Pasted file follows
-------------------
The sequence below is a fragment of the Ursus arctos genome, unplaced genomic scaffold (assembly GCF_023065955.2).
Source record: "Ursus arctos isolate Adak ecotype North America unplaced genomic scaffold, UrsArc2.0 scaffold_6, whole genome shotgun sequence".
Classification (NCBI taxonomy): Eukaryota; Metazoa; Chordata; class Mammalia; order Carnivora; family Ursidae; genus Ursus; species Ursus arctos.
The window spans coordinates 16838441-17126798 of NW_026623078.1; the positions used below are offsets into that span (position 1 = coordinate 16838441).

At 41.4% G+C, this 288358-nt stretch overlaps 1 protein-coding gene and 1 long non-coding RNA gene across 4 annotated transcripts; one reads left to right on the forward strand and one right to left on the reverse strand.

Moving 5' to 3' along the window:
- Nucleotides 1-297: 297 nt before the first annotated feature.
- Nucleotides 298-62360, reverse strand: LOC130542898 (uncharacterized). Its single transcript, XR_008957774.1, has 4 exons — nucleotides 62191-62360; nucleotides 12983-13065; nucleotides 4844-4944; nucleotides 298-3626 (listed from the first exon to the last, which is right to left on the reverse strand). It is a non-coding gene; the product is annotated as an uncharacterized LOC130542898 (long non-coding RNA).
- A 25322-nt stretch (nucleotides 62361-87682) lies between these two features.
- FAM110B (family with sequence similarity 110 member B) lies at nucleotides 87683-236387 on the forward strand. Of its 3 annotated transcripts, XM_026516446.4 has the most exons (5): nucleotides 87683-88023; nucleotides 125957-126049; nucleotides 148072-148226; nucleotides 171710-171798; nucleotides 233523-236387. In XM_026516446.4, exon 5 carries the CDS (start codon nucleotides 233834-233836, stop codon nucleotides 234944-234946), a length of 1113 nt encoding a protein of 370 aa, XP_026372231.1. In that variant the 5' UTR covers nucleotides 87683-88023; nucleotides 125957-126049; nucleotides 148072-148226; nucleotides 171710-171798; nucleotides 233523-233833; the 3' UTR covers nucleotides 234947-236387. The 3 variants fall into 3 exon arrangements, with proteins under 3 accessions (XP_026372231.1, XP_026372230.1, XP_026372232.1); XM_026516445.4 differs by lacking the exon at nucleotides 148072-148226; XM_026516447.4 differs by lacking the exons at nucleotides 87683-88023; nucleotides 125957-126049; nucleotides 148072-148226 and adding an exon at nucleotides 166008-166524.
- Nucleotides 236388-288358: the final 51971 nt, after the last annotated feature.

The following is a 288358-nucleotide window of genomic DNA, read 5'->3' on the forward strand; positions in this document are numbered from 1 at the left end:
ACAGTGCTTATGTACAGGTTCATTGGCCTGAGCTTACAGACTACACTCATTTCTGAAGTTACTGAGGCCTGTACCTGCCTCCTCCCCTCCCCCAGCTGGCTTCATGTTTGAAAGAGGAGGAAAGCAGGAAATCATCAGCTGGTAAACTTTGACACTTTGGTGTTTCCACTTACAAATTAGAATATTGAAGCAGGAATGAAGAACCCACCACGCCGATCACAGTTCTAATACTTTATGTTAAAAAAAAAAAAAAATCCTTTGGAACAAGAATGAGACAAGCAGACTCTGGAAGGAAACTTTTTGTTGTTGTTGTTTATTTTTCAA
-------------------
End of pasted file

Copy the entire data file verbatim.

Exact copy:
The sequence below is a fragment of the Ursus arctos genome, unplaced genomic scaffold (assembly GCF_023065955.2).
Source record: "Ursus arctos isolate Adak ecotype North America unplaced genomic scaffold, UrsArc2.0 scaffold_6, whole genome shotgun sequence".
Classification (NCBI taxonomy): Eukaryota; Metazoa; Chordata; class Mammalia; order Carnivora; family Ursidae; genus Ursus; species Ursus arctos.
The window spans coordinates 16838441-17126798 of NW_026623078.1; the positions used below are offsets into that span (position 1 = coordinate 16838441).

At 41.4% G+C, this 288358-nt stretch overlaps 1 protein-coding gene and 1 long non-coding RNA gene across 4 annotated transcripts; one reads left to right on the forward strand and one right to left on the reverse strand.

Moving 5' to 3' along the window:
- Nucleotides 1-297: 297 nt before the first annotated feature.
- Nucleotides 298-62360, reverse strand: LOC130542898 (uncharacterized). Its single transcript, XR_008957774.1, has 4 exons — nucleotides 62191-62360; nucleotides 12983-13065; nucleotides 4844-4944; nucleotides 298-3626 (listed from the first exon to the last, which is right to left on the reverse strand). It is a non-coding gene; the product is annotated as an uncharacterized LOC130542898 (long non-coding RNA).
- A 25322-nt stretch (nucleotides 62361-87682) lies between these two features.
- FAM110B (family with sequence similarity 110 member B) lies at nucleotides 87683-236387 on the forward strand. Of its 3 annotated transcripts, XM_026516446.4 has the most exons (5): nucleotides 87683-88023; nucleotides 125957-126049; nucleotides 148072-148226; nucleotides 171710-171798; nucleotides 233523-236387. In XM_026516446.4, exon 5 carries the CDS (start codon nucleotides 233834-233836, stop codon nucleotides 234944-234946), a length of 1113 nt encoding a protein of 370 aa, XP_026372231.1. In that variant the 5' UTR covers nucleotides 87683-88023; nucleotides 125957-126049; nucleotides 148072-148226; nucleotides 171710-171798; nucleotides 233523-233833; the 3' UTR covers nucleotides 234947-236387. The 3 variants fall into 3 exon arrangements, with proteins under 3 accessions (XP_026372231.1, XP_026372230.1, XP_026372232.1); XM_026516445.4 differs by lacking the exon at nucleotides 148072-148226; XM_026516447.4 differs by lacking the exons at nucleotides 87683-88023; nucleotides 125957-126049; nucleotides 148072-148226 and adding an exon at nucleotides 166008-166524.
- Nucleotides 236388-288358: the final 51971 nt, after the last annotated feature.

The following is a 288358-nucleotide window of genomic DNA, read 5'->3' on the forward strand; positions in this document are numbered from 1 at the left end:
ACAGTGCTTATGTACAGGTTCATTGGCCTGAGCTTACAGACTACACTCATTTCTGAAGTTACTGAGGCCTGTACCTGCCTCCTCCCCTCCCCCAGCTGGCTTCATGTTTGAAAGAGGAGGAAAGCAGGAAATCATCAGCTGGTAAACTTTGACACTTTGGTGTTTCCACTTACAAATTAGAATATTGAAGCAGGAATGAAGAACCCACCACGCCGATCACAGTTCTAATACTTTATGTTAAAAAAAAAAAAAAATCCTTTGGAACAAGAATGAGACAAGCAGACTCTGGAAGGAAACTTTTTGTTGTTGTTGTTTATTTTTCAA